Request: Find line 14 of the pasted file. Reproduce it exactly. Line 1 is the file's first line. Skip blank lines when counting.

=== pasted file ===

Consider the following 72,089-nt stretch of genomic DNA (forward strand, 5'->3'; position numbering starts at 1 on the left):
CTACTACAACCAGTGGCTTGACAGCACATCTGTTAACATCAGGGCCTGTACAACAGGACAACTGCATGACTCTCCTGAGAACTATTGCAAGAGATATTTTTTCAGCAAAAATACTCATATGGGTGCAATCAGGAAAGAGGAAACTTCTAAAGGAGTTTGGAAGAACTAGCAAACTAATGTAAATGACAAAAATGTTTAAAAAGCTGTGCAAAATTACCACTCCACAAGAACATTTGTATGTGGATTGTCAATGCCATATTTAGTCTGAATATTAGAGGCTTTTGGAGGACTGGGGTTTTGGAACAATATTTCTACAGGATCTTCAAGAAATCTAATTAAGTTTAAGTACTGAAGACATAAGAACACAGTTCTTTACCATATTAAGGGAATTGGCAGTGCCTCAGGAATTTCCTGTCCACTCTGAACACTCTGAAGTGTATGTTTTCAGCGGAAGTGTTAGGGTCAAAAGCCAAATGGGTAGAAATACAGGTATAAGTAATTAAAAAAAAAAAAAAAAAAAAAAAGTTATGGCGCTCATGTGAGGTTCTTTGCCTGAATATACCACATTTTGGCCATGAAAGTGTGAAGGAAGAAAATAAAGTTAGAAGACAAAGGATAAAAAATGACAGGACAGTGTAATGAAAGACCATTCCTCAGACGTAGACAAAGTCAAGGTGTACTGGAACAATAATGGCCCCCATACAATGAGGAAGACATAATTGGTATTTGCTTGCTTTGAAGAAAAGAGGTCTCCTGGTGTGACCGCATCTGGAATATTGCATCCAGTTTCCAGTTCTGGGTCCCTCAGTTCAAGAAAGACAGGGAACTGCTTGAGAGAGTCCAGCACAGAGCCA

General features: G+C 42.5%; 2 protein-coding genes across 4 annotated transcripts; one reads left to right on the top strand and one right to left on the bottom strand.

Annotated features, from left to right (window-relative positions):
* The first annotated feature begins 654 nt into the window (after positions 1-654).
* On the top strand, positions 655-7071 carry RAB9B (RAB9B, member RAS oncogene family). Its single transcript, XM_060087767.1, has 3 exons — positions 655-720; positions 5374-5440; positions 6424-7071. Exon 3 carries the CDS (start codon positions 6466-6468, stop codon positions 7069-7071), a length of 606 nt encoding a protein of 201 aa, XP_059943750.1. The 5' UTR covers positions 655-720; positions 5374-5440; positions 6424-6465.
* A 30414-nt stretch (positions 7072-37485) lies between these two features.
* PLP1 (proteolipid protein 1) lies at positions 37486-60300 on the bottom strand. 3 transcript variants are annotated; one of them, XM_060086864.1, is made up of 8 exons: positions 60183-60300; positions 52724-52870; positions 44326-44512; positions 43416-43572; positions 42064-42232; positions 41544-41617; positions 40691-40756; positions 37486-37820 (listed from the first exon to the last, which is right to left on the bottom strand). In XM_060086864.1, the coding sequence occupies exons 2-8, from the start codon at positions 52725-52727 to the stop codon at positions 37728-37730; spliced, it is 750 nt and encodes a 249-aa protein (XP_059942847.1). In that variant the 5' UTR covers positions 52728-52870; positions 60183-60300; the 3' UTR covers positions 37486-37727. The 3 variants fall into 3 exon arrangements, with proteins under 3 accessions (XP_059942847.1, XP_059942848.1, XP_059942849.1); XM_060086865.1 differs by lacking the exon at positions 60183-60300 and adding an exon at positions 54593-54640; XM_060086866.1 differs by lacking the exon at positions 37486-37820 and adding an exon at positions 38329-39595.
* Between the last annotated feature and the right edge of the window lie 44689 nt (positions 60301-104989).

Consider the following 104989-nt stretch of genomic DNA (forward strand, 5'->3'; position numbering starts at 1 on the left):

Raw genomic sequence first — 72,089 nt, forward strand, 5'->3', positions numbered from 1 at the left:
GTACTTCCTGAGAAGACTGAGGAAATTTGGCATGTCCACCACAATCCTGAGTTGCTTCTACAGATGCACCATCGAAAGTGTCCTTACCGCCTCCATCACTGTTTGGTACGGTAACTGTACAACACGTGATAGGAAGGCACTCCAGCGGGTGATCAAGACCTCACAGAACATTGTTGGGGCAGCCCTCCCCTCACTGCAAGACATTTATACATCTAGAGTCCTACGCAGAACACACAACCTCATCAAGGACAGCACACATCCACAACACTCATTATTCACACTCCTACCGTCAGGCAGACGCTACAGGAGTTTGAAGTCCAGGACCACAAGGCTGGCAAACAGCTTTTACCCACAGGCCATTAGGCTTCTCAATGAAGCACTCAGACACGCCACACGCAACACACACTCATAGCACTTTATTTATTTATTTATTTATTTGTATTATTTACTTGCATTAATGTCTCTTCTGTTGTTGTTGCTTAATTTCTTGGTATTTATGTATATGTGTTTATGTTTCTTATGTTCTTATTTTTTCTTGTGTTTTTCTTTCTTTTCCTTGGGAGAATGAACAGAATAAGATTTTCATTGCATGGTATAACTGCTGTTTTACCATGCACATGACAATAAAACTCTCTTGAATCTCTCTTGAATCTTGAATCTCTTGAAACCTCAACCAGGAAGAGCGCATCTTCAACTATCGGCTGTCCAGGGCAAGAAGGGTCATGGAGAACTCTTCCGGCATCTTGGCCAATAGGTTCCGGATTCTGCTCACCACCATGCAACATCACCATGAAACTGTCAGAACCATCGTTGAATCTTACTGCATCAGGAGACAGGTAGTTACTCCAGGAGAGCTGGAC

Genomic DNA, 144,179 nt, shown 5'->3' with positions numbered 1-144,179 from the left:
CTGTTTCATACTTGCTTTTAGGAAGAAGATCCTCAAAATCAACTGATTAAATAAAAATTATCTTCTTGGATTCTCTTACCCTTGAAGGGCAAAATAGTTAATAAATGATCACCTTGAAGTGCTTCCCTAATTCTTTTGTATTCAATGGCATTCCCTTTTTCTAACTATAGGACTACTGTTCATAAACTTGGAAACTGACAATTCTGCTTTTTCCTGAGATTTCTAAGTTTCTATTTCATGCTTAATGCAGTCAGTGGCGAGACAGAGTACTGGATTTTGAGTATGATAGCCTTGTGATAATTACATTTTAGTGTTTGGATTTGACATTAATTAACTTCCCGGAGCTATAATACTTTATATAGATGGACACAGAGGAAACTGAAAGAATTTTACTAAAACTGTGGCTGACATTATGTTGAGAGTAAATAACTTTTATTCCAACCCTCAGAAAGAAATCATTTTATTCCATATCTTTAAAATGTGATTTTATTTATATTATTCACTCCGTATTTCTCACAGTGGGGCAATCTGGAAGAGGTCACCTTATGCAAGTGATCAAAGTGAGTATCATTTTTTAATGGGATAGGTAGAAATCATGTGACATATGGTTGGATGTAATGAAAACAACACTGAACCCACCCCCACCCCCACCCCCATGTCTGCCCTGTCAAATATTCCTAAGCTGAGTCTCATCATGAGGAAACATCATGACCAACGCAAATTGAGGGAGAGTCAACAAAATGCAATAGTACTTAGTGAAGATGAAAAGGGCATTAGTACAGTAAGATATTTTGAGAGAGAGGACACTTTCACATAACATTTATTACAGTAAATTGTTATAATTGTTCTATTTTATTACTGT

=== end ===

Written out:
CTGTTTCATACTTGCTTTTAGGAAGAAGATCCTCAAAATCAACTGATTAAATAAAAATTATCTTCTTGGATTCTCTTACCCTTGAAGGGCAAAATAGTTAATAAATGATCACCTTGAAGTGCTTCCCTAATTCTTTTGTATTCAATGGCATTCCCTTTTTCTAACTATAGGACTACTGTTCATAAACTTGGAAACTGACAATTCTGCTTTTTCCTGAGATTTCTAAGTTTCTATTTCATGCTTAATGCAGTCAGTGGCGAGACAGAGTACTGGATTTTGAGTATGATAGCCTTGTGATAATTACATTTTAGTGTTTGGATTTGACATTAATTAACTTCCCGGAGCTATAATACTTTATATAGATGGACACAGAGGAAACTGAAAGAATTTTACTAAAACTGTGGCTGACATTATGTTGAGAGTAAATAACTTTTATTCCAACCCTCAGAAAGAAATCATTTTATTCCATATCTTTAAAATGTGATTTTATTTATATTATTCACTCCGTATTTCTCACAGTGGGGCAATCTGGAAGAGGTCACCTTATGCAAGTGATCAAAGTGAGTATCATTTTTTAATGGGATAGGTAGAAATCATGTGACATATGGTTGGATGTAATGAAAACAACACTGAACCCACCCCCACCCCCACCCCCATGTCTGCCCTGTCAAATATTCCTAAGCTGAGTCTCATCATGAGGAAACATCATGACCAACGCAAATTGAGGGAGAGTCAACAAAATGCAATAGTACTTAGTGAAGATGAAAAGGGCATTAGTACAGTAAGATATTTTGAGAGAGAGGACACTTTCACATAACATTTATTACAGTAAATTGTTATAATTGTTCTATTTTATTACTGT